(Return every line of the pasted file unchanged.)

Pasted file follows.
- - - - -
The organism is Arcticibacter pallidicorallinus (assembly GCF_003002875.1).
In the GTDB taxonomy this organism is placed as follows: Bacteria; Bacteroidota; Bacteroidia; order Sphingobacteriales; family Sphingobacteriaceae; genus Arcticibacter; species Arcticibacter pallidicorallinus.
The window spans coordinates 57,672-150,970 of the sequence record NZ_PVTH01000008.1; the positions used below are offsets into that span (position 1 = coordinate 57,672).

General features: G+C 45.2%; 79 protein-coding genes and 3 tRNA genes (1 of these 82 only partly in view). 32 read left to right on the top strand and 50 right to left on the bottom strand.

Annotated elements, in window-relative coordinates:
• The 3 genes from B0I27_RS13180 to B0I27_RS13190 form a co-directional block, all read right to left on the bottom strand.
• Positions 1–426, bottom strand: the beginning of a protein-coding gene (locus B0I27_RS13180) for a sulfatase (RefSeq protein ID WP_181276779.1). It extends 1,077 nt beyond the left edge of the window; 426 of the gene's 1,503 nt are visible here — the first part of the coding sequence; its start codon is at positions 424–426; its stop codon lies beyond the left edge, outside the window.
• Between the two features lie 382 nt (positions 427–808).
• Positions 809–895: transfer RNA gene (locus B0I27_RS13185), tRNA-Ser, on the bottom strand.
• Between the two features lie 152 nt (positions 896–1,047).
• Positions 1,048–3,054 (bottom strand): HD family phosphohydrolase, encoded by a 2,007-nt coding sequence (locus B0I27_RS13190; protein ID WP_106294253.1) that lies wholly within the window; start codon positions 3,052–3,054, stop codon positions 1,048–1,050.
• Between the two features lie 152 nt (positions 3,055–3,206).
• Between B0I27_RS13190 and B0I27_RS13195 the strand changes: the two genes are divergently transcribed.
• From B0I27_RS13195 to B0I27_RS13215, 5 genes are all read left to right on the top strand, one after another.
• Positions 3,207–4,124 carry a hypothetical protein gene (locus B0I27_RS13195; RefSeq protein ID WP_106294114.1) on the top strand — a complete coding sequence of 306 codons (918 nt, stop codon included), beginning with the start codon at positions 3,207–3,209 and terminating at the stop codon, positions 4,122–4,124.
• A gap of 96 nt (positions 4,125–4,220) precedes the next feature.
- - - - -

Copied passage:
The organism is Arcticibacter pallidicorallinus (assembly GCF_003002875.1).
In the GTDB taxonomy this organism is placed as follows: Bacteria; Bacteroidota; Bacteroidia; order Sphingobacteriales; family Sphingobacteriaceae; genus Arcticibacter; species Arcticibacter pallidicorallinus.
The window spans coordinates 57,672-150,970 of the sequence record NZ_PVTH01000008.1; the positions used below are offsets into that span (position 1 = coordinate 57,672).

General features: G+C 45.2%; 79 protein-coding genes and 3 tRNA genes (1 of these 82 only partly in view). 32 read left to right on the top strand and 50 right to left on the bottom strand.

Annotated elements, in window-relative coordinates:
• The 3 genes from B0I27_RS13180 to B0I27_RS13190 form a co-directional block, all read right to left on the bottom strand.
• Positions 1–426, bottom strand: the beginning of a protein-coding gene (locus B0I27_RS13180) for a sulfatase (RefSeq protein ID WP_181276779.1). It extends 1,077 nt beyond the left edge of the window; 426 of the gene's 1,503 nt are visible here — the first part of the coding sequence; its start codon is at positions 424–426; its stop codon lies beyond the left edge, outside the window.
• Between the two features lie 382 nt (positions 427–808).
• Positions 809–895: transfer RNA gene (locus B0I27_RS13185), tRNA-Ser, on the bottom strand.
• Between the two features lie 152 nt (positions 896–1,047).
• Positions 1,048–3,054 (bottom strand): HD family phosphohydrolase, encoded by a 2,007-nt coding sequence (locus B0I27_RS13190; protein ID WP_106294253.1) that lies wholly within the window; start codon positions 3,052–3,054, stop codon positions 1,048–1,050.
• Between the two features lie 152 nt (positions 3,055–3,206).
• Between B0I27_RS13190 and B0I27_RS13195 the strand changes: the two genes are divergently transcribed.
• From B0I27_RS13195 to B0I27_RS13215, 5 genes are all read left to right on the top strand, one after another.
• Positions 3,207–4,124 carry a hypothetical protein gene (locus B0I27_RS13195; RefSeq protein ID WP_106294114.1) on the top strand — a complete coding sequence of 306 codons (918 nt, stop codon included), beginning with the start codon at positions 3,207–3,209 and terminating at the stop codon, positions 4,122–4,124.
• A gap of 96 nt (positions 4,125–4,220) precedes the next feature.